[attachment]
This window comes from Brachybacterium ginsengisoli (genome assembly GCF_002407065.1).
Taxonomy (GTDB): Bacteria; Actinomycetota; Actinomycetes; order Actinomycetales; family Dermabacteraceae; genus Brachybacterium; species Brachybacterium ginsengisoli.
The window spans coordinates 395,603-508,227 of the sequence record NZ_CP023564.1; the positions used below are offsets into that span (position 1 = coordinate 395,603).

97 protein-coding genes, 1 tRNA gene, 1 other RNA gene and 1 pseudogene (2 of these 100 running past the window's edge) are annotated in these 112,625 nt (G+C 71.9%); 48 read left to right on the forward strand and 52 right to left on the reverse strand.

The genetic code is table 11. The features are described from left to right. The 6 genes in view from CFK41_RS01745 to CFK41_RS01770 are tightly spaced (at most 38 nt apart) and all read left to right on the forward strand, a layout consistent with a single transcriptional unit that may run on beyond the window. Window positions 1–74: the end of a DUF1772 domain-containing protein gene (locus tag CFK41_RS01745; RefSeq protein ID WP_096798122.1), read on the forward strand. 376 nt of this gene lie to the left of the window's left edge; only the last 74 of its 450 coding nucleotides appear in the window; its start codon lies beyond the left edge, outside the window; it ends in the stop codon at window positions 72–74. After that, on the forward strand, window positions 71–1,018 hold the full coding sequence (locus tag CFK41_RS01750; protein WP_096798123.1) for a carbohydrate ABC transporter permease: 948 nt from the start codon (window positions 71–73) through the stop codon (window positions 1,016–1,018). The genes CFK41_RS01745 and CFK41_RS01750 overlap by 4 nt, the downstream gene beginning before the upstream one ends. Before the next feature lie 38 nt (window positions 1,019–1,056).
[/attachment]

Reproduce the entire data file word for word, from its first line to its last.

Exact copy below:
This window comes from Brachybacterium ginsengisoli (genome assembly GCF_002407065.1).
Taxonomy (GTDB): Bacteria; Actinomycetota; Actinomycetes; order Actinomycetales; family Dermabacteraceae; genus Brachybacterium; species Brachybacterium ginsengisoli.
The window spans coordinates 395,603-508,227 of the sequence record NZ_CP023564.1; the positions used below are offsets into that span (position 1 = coordinate 395,603).

97 protein-coding genes, 1 tRNA gene, 1 other RNA gene and 1 pseudogene (2 of these 100 running past the window's edge) are annotated in these 112,625 nt (G+C 71.9%); 48 read left to right on the forward strand and 52 right to left on the reverse strand.

The genetic code is table 11. The features are described from left to right. The 6 genes in view from CFK41_RS01745 to CFK41_RS01770 are tightly spaced (at most 38 nt apart) and all read left to right on the forward strand, a layout consistent with a single transcriptional unit that may run on beyond the window. Window positions 1–74: the end of a DUF1772 domain-containing protein gene (locus tag CFK41_RS01745; RefSeq protein ID WP_096798122.1), read on the forward strand. 376 nt of this gene lie to the left of the window's left edge; only the last 74 of its 450 coding nucleotides appear in the window; its start codon lies beyond the left edge, outside the window; it ends in the stop codon at window positions 72–74. After that, on the forward strand, window positions 71–1,018 hold the full coding sequence (locus tag CFK41_RS01750; protein WP_096798123.1) for a carbohydrate ABC transporter permease: 948 nt from the start codon (window positions 71–73) through the stop codon (window positions 1,016–1,018). The genes CFK41_RS01745 and CFK41_RS01750 overlap by 4 nt, the downstream gene beginning before the upstream one ends. Before the next feature lie 38 nt (window positions 1,019–1,056).